My father lived the American Dream. The son of an immigrant shoe maker from Greece. He eventually rose to the top of a manufacturing business. If you have flown in an airplane with jet engines recently it probably had at least a few parts in those engines his company helped design and create.
He grew up on Chicago’s north side and later in Grinnell Iowa, He worked his way through Grinnell College and held a good job during the Great Depression because he was needed to play on the company ball team. He played baseball and football for Grinnell as a catcher and 170 lb offensive guard. Things have changed a bit since he played . When he was at Grinnell they played teams like Michigan State . He said that was okay playing power teams as long as you were losing to them but being ahead made them very very angry.
He worked hard for his family. He was a business man and you rarely saw him, before retirement, during the week or on Saturday without a starched white shirt,tie and Fedora. Business casual was not on his radar. He was not the perfect father by modern standards but he was a good father. He wasn’t perfect because he worked and mom ran the house and in his mind that was the way it was supposed to be. He disciplined when necessary but generally gave me the freedom to learn from my own mistakes. Many many times he let me learn from them. He deeply appreciated loyalty and recovering from those mistakes. He often, rather than talking at you, would simply communicate by looking at you with the expectation you would do better. It was a powerful tool and one that I still respond to from others. If it was your responsibility it was your problem and you were expected to fix it.
When you came home at night and he was standing in the door you knew that he already knew what you had done. The concept of neighborhood was strong. You learned to be careful of how you asked because once you had a firm “No” that was the final word with no further questions available to be asked.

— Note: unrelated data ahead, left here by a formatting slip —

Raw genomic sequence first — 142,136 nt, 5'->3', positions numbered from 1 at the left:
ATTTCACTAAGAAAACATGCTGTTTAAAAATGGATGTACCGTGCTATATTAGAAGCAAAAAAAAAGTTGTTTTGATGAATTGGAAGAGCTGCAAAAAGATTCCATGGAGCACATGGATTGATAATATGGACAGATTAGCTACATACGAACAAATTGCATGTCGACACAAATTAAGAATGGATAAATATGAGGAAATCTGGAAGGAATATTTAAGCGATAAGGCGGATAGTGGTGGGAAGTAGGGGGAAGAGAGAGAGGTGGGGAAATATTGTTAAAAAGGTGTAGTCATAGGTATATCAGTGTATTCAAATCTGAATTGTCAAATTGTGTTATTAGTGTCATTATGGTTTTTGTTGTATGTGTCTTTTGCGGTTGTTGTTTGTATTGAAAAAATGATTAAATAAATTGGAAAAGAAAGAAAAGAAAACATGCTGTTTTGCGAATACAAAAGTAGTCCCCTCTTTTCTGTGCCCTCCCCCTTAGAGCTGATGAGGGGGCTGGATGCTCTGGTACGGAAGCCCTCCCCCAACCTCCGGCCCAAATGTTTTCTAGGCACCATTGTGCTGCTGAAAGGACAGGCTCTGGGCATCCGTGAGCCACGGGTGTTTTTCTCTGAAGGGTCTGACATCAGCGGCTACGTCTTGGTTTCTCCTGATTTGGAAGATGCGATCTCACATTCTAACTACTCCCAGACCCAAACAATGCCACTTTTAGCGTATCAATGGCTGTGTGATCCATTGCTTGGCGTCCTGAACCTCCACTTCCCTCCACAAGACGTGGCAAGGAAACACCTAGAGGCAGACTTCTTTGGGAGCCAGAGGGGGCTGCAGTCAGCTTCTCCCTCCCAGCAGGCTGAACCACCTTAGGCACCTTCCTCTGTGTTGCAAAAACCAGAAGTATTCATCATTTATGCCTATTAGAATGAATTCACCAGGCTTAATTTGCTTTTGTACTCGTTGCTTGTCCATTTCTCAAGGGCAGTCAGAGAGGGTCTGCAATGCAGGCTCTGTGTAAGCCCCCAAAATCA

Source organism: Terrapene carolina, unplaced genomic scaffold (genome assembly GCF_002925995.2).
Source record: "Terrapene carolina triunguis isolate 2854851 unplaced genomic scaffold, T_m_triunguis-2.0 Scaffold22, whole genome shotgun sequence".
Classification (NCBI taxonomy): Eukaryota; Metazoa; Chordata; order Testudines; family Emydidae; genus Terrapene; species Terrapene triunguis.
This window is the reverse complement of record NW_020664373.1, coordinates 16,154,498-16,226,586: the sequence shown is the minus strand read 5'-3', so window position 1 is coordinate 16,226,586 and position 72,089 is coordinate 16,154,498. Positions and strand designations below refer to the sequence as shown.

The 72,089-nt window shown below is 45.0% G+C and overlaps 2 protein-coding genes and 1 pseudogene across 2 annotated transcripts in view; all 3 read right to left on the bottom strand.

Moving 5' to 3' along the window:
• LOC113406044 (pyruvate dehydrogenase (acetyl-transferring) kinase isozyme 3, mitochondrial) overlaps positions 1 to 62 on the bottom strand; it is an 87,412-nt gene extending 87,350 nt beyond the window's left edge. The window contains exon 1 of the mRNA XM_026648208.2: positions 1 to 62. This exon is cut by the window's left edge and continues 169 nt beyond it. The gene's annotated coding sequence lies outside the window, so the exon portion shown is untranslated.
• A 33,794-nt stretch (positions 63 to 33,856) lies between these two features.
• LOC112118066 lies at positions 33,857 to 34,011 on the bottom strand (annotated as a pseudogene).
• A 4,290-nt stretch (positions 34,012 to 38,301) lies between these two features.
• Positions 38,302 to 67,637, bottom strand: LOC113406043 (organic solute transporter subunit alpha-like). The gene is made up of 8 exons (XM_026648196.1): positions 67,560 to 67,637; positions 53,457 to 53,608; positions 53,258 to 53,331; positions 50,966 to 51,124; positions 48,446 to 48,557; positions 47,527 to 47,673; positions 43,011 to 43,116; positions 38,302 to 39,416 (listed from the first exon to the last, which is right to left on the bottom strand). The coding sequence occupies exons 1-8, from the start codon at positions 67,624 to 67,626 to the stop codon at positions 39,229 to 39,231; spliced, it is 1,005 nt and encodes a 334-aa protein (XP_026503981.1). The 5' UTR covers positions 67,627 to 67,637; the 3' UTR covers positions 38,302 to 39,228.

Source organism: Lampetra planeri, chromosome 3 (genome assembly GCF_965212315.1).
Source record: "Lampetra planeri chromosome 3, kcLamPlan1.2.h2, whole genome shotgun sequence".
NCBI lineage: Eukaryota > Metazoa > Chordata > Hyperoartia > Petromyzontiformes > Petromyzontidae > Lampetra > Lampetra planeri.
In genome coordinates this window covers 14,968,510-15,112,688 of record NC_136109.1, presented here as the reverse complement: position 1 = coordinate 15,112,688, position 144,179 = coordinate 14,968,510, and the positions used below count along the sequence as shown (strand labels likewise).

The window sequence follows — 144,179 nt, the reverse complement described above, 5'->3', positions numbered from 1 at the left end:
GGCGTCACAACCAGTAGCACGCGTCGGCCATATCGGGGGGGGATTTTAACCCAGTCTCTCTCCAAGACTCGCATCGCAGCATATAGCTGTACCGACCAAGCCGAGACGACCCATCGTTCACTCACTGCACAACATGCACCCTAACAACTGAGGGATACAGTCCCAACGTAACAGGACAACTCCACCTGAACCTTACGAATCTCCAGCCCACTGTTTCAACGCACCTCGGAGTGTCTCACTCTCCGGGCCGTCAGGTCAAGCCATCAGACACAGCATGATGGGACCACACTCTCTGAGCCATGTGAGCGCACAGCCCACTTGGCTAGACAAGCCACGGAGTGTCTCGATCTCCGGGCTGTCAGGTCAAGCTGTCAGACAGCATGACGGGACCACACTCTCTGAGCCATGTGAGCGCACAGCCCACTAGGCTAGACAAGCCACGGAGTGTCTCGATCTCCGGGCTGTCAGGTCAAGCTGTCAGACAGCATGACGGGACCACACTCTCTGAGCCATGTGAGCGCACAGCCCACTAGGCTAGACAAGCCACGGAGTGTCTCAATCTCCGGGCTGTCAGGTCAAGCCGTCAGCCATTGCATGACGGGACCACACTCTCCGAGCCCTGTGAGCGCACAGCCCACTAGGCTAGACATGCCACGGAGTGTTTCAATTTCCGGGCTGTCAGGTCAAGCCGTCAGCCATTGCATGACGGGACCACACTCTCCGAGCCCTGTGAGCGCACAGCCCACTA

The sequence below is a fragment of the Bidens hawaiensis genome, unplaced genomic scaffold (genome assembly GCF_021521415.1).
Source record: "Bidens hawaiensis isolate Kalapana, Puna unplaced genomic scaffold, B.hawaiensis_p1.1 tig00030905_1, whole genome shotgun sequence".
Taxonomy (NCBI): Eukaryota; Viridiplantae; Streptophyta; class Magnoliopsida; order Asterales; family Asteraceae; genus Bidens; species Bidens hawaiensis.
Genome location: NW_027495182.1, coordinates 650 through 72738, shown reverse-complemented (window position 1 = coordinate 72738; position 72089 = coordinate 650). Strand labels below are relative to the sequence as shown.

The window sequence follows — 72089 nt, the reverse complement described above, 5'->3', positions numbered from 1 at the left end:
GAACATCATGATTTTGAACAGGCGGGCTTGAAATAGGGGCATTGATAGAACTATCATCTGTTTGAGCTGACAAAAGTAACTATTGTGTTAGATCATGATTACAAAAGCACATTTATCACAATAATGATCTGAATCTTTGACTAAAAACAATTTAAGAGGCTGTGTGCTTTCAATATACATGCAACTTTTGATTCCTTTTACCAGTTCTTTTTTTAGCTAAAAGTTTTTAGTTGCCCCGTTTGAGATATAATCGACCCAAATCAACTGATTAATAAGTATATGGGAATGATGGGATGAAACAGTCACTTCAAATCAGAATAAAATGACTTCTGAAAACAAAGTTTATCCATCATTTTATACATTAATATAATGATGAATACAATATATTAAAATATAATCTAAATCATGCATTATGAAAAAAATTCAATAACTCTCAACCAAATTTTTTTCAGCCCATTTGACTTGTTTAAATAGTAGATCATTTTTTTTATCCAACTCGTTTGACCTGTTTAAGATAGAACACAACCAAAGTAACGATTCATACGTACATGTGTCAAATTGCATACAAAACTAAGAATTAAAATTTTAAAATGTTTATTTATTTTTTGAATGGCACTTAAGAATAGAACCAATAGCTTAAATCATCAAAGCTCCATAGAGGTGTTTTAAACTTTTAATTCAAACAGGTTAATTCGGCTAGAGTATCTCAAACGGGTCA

If imitation is the sincerest form of flattery he should be flattered because I would really like to be like him, a goal still beyond my reach.
He loved to fish his whole life. He was a walleye fisherman and that was the goal. Sometimes he noted to a somewhat impatient child that you had to spend a lot of time fishing to get to the catching. I think that may be a life lesson? Many of my best memories took place in a boat, somewhere in Canada or at West Battle Lake. Sometimes however fishing was just too tiring to avoid a little nap on a hard rock wearing the latest insulated underwear fashions.
One of his true skills was the ability to take a short nap anywhere in any position often with a lit cigarette still in his hand. He also had the ability to smoke a complete cigarette without ever taking it out of his mouth. Rolling it from side to side and flicking the ash off with a little movement of his head. He claimed that when you worked piece work in a glove factory you could smoke but the job took two hands and the money only reflected what you got done. I think he learned to do it so he could keep both hands on his fishing pole.
I often wonder what he would say about today’s world as he once told me that , ” Every generation is sure the next one is going to Hell in a hand basket.” I would say that I miss him but I know he’s still there right behind my eyes still giving me that , ” You’ll learn look.”